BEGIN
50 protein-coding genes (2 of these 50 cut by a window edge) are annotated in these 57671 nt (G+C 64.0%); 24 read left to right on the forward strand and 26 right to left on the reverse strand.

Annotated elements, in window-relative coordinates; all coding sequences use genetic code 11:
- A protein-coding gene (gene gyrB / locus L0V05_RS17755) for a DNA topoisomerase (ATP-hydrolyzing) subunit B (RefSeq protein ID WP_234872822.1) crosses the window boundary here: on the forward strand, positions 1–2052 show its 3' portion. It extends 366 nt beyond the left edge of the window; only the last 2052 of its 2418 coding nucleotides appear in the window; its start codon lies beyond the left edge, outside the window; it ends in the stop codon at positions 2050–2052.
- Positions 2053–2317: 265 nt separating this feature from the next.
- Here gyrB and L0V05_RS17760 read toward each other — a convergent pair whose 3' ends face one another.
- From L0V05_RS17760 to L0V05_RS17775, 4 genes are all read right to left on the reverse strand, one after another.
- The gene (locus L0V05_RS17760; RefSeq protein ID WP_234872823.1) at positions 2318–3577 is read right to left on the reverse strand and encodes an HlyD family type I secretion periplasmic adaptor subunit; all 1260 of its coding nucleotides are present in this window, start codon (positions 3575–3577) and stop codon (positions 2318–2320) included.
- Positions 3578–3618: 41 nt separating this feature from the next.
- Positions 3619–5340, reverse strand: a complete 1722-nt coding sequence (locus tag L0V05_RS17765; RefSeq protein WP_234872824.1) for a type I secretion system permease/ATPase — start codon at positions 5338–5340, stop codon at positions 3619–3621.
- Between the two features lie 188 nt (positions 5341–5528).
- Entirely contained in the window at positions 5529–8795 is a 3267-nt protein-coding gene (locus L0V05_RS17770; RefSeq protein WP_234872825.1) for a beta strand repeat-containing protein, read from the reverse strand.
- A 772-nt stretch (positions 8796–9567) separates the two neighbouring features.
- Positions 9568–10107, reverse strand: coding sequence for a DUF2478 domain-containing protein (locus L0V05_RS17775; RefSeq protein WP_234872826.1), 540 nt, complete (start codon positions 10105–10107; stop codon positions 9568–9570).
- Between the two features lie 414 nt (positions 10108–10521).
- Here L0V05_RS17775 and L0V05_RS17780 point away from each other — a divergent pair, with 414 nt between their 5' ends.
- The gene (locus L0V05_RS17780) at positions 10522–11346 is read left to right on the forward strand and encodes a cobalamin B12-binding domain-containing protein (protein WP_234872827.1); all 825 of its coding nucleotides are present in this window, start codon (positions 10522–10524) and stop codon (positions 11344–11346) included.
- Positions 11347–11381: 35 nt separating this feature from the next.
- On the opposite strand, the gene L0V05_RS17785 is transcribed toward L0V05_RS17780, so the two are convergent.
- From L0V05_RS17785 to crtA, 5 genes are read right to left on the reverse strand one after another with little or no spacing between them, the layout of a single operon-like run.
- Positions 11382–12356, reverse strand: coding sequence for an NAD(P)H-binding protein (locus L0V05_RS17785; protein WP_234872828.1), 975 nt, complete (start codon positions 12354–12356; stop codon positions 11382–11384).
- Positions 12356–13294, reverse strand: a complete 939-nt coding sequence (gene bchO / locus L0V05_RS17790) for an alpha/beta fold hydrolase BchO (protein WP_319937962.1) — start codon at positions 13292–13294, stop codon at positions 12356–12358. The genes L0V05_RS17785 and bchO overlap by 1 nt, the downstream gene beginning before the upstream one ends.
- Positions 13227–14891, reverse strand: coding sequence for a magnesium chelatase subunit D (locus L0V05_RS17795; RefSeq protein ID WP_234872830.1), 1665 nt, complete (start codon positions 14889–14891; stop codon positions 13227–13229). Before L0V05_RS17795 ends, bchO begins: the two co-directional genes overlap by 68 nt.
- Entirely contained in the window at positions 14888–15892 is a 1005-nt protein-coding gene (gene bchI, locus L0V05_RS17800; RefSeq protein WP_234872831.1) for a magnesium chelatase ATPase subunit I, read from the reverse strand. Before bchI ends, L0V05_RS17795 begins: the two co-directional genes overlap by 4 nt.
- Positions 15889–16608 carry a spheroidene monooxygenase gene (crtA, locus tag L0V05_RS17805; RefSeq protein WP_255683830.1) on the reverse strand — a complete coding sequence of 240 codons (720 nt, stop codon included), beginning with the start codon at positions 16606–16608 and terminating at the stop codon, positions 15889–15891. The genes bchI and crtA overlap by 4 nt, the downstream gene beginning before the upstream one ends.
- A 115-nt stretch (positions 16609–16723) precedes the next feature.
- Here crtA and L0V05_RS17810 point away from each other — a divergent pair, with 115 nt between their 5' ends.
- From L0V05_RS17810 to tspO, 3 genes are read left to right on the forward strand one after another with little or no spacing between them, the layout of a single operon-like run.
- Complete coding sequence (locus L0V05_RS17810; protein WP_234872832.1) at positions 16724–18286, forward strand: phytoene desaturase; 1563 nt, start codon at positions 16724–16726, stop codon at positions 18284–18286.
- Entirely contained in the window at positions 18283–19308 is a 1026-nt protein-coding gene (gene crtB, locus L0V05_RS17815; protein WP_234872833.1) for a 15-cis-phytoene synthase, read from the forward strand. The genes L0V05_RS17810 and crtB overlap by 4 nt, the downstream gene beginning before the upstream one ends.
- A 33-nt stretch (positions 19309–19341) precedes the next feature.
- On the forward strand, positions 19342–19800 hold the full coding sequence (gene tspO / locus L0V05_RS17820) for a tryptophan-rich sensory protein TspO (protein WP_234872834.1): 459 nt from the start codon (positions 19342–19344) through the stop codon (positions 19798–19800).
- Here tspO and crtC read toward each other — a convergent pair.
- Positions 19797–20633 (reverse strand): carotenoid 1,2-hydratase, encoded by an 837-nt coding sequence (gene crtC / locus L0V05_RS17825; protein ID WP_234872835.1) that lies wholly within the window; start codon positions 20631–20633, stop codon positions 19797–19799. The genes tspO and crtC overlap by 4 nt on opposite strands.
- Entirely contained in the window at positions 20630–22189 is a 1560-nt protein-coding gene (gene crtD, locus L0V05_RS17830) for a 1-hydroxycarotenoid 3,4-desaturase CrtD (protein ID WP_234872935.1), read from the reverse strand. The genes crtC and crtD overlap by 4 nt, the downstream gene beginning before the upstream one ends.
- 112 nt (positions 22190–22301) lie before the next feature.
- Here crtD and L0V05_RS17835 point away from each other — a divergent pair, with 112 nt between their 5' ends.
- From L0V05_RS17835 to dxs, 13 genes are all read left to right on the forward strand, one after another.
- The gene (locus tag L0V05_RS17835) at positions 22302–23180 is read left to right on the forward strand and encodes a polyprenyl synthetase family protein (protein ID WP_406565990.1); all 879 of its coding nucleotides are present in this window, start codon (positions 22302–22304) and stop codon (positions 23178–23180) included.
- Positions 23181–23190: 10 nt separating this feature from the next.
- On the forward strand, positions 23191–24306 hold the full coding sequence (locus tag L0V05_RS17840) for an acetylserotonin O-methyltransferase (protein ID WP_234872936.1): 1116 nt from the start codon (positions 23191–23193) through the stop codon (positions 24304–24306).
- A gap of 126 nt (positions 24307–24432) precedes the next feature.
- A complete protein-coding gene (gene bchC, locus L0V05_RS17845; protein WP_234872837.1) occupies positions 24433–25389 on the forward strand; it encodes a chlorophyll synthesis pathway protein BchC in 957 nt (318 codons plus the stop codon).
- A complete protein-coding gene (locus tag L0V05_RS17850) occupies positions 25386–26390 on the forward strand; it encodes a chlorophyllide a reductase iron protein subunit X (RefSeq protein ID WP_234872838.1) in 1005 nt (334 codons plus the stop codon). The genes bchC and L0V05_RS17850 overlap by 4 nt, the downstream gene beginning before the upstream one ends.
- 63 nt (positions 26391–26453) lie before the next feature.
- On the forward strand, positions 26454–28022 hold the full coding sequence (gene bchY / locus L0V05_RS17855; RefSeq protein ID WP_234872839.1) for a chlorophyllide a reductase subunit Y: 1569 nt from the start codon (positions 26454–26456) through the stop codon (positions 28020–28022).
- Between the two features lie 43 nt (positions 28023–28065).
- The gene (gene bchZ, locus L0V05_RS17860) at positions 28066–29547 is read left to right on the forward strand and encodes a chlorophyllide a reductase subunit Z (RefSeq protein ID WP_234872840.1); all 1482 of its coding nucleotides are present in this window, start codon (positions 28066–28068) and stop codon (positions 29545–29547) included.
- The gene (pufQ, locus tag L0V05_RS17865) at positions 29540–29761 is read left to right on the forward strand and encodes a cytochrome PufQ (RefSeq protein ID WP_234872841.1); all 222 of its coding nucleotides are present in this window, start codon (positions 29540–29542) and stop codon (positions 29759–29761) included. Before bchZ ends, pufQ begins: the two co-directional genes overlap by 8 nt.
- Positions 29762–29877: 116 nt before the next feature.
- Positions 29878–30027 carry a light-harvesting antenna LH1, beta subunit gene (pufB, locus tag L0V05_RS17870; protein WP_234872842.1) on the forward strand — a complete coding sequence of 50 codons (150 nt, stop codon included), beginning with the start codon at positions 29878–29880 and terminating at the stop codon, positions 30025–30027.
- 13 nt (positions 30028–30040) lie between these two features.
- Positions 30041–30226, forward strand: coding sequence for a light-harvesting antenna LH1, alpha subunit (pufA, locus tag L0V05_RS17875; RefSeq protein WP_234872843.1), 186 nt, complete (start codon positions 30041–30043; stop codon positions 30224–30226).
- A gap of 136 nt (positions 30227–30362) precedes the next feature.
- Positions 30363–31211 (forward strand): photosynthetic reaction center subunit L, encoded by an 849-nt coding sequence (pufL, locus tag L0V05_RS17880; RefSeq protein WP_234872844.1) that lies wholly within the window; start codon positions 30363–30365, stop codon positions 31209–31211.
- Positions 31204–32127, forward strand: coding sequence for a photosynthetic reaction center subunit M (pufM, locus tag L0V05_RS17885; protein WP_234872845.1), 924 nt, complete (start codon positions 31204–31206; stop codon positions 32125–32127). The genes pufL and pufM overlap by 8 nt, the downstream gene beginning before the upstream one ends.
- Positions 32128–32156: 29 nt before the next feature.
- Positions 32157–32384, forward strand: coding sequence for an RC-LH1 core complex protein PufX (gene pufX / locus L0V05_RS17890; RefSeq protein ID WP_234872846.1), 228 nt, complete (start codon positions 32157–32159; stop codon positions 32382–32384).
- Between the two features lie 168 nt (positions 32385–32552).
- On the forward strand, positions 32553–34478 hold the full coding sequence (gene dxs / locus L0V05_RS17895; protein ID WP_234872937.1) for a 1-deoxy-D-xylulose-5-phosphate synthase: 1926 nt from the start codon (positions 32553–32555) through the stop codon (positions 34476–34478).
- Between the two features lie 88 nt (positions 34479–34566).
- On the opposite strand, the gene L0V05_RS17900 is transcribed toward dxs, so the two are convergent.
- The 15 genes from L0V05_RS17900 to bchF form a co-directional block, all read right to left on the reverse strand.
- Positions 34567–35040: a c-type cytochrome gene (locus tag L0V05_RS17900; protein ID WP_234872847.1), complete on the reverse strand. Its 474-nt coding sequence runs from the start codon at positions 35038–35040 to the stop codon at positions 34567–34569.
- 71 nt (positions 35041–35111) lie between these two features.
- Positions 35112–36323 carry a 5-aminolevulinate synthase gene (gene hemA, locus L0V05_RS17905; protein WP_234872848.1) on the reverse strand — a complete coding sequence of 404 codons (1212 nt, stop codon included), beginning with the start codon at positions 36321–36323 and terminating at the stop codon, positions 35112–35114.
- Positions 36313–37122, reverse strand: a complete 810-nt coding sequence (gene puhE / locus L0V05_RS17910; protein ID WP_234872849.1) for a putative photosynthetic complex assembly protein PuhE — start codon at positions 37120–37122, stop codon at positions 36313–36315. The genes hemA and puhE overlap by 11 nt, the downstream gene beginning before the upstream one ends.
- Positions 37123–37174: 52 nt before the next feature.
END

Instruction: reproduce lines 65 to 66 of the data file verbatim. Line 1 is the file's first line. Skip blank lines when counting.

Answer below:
- Positions 35112–36323 carry a 5-aminolevulinate synthase gene (gene hemA, locus L0V05_RS17905; protein WP_234872848.1) on the reverse strand — a complete coding sequence of 404 codons (1212 nt, stop codon included), beginning with the start codon at positions 36321–36323 and terminating at the stop codon, positions 35112–35114.
- Positions 36313–37122, reverse strand: a complete 810-nt coding sequence (gene puhE / locus L0V05_RS17910; protein ID WP_234872849.1) for a putative photosynthetic complex assembly protein PuhE — start codon at positions 37120–37122, stop codon at positions 36313–36315. The genes hemA and puhE overlap by 11 nt, the downstream gene beginning before the upstream one ends.